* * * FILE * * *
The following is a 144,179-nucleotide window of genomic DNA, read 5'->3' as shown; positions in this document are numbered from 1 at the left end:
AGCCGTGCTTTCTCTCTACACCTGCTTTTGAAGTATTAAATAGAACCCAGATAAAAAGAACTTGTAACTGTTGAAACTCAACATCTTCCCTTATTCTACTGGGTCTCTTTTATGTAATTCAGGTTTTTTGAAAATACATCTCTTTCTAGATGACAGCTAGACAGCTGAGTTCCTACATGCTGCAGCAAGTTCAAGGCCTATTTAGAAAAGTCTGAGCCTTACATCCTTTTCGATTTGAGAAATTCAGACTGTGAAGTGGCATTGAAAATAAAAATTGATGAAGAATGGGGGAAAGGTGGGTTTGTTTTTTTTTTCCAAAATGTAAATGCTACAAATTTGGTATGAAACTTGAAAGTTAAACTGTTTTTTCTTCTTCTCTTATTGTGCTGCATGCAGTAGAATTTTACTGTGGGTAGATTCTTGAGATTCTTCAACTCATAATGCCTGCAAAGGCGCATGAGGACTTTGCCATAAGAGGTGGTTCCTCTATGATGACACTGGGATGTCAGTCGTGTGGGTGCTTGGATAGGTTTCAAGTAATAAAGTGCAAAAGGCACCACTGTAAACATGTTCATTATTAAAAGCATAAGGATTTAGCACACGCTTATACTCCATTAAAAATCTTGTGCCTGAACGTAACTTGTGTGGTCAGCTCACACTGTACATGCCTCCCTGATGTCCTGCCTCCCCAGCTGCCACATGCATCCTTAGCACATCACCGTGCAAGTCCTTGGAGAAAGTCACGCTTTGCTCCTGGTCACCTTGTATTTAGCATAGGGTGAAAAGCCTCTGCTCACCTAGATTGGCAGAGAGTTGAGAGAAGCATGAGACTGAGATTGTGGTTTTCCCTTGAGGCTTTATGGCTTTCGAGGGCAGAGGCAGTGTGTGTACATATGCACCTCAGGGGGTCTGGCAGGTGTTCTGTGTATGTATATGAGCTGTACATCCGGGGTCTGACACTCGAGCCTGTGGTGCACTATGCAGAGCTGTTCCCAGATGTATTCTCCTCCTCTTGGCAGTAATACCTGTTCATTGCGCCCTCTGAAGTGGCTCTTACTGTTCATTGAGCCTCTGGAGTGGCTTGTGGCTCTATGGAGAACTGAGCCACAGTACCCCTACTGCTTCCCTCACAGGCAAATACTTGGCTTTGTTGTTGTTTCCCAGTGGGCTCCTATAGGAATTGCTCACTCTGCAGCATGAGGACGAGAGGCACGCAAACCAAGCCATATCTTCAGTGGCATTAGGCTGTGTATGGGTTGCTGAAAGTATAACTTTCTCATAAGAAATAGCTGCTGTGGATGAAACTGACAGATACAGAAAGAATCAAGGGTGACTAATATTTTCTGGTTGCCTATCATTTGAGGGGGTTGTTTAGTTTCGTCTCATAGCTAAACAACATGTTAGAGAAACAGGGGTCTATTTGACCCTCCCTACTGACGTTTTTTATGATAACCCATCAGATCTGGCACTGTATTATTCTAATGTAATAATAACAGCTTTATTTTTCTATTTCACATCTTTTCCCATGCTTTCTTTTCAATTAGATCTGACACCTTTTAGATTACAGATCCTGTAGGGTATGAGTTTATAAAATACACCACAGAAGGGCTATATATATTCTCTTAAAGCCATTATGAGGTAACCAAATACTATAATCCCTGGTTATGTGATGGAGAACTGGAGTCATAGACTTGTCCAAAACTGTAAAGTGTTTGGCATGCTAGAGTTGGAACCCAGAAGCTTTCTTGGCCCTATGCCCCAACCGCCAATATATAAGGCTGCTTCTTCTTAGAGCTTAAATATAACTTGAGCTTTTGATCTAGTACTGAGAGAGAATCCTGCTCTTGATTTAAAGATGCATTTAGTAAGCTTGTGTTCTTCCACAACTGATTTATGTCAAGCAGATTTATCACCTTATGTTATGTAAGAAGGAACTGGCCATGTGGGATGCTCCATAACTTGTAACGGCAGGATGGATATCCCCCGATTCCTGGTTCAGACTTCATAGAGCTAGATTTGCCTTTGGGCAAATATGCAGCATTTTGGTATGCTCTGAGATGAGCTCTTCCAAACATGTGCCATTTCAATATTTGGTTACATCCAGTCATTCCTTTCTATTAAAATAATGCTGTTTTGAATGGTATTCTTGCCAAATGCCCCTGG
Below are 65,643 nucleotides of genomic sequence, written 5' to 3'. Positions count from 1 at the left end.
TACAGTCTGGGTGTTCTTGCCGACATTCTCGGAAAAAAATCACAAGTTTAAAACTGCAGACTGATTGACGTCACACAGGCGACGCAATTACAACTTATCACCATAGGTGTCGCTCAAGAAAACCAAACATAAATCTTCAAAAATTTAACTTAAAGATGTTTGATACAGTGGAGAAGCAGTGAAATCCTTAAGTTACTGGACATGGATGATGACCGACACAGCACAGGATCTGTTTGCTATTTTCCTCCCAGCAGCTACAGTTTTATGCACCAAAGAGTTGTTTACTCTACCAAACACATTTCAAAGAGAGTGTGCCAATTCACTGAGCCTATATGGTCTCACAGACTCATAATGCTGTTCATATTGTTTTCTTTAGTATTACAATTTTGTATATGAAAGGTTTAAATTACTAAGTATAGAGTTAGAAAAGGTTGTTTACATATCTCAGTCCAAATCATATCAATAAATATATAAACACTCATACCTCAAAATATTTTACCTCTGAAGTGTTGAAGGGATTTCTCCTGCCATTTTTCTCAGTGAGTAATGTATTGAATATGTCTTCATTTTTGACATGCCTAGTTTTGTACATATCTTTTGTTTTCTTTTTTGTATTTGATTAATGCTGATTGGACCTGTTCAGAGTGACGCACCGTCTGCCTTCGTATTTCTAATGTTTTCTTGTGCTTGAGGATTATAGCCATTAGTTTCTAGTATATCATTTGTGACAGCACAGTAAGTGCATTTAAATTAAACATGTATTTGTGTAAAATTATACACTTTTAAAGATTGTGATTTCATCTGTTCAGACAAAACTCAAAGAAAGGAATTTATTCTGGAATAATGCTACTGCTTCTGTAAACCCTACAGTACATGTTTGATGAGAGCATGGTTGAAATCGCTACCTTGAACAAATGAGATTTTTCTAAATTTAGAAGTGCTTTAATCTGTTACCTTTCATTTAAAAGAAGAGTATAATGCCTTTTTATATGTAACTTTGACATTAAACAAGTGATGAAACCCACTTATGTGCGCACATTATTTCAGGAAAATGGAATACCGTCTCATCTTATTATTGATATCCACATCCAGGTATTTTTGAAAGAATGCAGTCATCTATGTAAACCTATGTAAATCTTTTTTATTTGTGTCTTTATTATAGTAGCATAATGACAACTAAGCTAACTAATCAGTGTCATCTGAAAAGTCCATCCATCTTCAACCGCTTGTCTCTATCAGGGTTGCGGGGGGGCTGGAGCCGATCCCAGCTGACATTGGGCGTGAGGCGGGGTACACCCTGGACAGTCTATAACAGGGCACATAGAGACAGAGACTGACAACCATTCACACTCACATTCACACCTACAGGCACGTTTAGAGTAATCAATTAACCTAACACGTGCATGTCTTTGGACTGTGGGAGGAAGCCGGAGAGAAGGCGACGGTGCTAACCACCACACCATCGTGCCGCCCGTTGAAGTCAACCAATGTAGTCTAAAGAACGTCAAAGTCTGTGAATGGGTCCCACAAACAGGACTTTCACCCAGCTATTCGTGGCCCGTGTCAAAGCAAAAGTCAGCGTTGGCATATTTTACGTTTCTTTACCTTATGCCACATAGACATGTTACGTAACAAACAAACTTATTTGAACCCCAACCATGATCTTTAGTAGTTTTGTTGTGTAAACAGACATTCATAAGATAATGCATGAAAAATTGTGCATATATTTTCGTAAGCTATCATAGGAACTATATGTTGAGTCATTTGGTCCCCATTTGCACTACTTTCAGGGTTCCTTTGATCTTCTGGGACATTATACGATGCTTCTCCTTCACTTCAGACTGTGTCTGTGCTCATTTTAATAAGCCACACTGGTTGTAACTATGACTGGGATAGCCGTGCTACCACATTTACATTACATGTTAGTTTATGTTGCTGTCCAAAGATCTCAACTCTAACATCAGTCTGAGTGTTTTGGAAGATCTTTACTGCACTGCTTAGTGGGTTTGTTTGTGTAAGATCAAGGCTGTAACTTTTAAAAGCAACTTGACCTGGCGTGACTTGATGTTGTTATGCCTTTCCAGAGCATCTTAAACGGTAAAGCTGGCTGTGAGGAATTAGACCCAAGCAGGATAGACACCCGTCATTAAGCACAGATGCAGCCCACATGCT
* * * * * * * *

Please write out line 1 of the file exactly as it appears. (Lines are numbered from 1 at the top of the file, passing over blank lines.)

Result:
The following is a 144,179-nucleotide window of genomic DNA, read 5'->3' as shown; positions in this document are numbered from 1 at the left end: